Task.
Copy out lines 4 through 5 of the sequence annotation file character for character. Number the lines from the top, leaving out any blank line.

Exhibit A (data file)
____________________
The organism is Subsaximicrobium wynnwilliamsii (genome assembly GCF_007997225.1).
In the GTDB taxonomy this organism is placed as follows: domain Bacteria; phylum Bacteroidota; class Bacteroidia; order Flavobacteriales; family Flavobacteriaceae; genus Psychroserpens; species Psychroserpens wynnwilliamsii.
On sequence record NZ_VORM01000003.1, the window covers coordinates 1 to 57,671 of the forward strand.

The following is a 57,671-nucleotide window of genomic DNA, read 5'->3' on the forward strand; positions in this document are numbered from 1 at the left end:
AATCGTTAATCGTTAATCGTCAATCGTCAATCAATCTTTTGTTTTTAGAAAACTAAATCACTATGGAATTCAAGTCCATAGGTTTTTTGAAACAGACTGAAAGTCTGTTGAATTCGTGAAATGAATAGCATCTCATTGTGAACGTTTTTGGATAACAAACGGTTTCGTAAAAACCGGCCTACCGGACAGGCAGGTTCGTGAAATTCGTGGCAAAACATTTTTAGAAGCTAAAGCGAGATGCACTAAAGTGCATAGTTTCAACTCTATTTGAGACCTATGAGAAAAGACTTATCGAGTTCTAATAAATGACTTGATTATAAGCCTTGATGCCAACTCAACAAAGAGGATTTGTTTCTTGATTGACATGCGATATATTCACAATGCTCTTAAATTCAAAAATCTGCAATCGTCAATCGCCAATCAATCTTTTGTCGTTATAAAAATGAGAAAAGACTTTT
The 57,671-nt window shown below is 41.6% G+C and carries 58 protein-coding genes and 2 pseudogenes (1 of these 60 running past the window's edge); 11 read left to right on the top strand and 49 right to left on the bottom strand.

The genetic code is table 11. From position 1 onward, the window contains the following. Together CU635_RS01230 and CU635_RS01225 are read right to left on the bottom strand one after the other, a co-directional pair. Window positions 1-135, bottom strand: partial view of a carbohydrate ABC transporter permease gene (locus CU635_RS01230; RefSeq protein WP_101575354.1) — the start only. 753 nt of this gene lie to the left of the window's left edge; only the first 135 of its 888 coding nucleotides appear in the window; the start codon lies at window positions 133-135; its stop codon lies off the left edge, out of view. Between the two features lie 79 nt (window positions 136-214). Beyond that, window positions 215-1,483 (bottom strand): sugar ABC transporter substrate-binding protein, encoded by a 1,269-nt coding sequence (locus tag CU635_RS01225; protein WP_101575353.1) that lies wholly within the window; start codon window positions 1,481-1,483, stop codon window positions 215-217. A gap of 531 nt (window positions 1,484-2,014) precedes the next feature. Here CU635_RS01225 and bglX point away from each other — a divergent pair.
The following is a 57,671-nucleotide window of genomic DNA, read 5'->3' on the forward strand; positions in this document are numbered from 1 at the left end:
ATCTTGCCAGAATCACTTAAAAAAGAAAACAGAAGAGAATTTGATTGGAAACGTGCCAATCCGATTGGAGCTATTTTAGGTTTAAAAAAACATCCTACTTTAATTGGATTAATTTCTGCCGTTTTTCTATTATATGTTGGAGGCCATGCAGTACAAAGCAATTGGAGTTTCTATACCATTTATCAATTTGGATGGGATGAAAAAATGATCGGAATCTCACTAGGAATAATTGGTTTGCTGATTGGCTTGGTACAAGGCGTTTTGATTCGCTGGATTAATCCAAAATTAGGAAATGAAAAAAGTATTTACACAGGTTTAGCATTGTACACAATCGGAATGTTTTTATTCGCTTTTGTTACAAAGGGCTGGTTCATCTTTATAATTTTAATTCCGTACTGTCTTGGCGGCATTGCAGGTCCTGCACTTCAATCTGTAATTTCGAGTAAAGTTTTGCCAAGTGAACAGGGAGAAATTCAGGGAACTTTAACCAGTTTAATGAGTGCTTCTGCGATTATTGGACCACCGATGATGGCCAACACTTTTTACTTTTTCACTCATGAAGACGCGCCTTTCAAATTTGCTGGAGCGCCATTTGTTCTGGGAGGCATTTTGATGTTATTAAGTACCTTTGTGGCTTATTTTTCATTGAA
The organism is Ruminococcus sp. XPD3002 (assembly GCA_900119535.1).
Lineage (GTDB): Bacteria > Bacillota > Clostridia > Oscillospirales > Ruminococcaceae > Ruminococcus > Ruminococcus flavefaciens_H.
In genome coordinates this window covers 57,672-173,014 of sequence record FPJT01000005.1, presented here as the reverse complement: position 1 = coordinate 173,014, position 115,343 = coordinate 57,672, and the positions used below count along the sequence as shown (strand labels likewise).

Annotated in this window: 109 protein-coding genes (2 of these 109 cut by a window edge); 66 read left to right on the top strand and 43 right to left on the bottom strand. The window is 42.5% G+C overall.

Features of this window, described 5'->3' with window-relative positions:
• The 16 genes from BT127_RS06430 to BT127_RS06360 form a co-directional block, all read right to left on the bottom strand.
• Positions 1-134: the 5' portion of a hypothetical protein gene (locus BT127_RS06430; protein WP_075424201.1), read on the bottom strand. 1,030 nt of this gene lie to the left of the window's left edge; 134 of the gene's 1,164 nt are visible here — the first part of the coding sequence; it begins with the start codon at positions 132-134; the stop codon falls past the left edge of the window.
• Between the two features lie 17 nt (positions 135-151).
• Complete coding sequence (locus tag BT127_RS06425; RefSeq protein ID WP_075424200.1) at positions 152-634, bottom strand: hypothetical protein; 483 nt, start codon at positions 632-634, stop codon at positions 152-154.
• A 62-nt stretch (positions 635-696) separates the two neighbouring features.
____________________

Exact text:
The following is a 57,671-nucleotide window of genomic DNA, read 5'->3' on the forward strand; positions in this document are numbered from 1 at the left end:
AATCGTTAATCGTTAATCGTCAATCGTCAATCAATCTTTTGTTTTTAGAAAACTAAATCACTATGGAATTCAAGTCCATAGGTTTTTTGAAACAGACTGAAAGTCTGTTGAATTCGTGAAATGAATAGCATCTCATTGTGAACGTTTTTGGATAACAAACGGTTTCGTAAAAACCGGCCTACCGGACAGGCAGGTTCGTGAAATTCGTGGCAAAACATTTTTAGAAGCTAAAGCGAGATGCACTAAAGTGCATAGTTTCAACTCTATTTGAGACCTATGAGAAAAGACTTATCGAGTTCTAATAAATGACTTGATTATAAGCCTTGATGCCAACTCAACAAAGAGGATTTGTTTCTTGATTGACATGCGATATATTCACAATGCTCTTAAATTCAAAAATCTGCAATCGTCAATCGCCAATCAATCTTTTGTCGTTATAAAAATGAGAAAAGACTTTT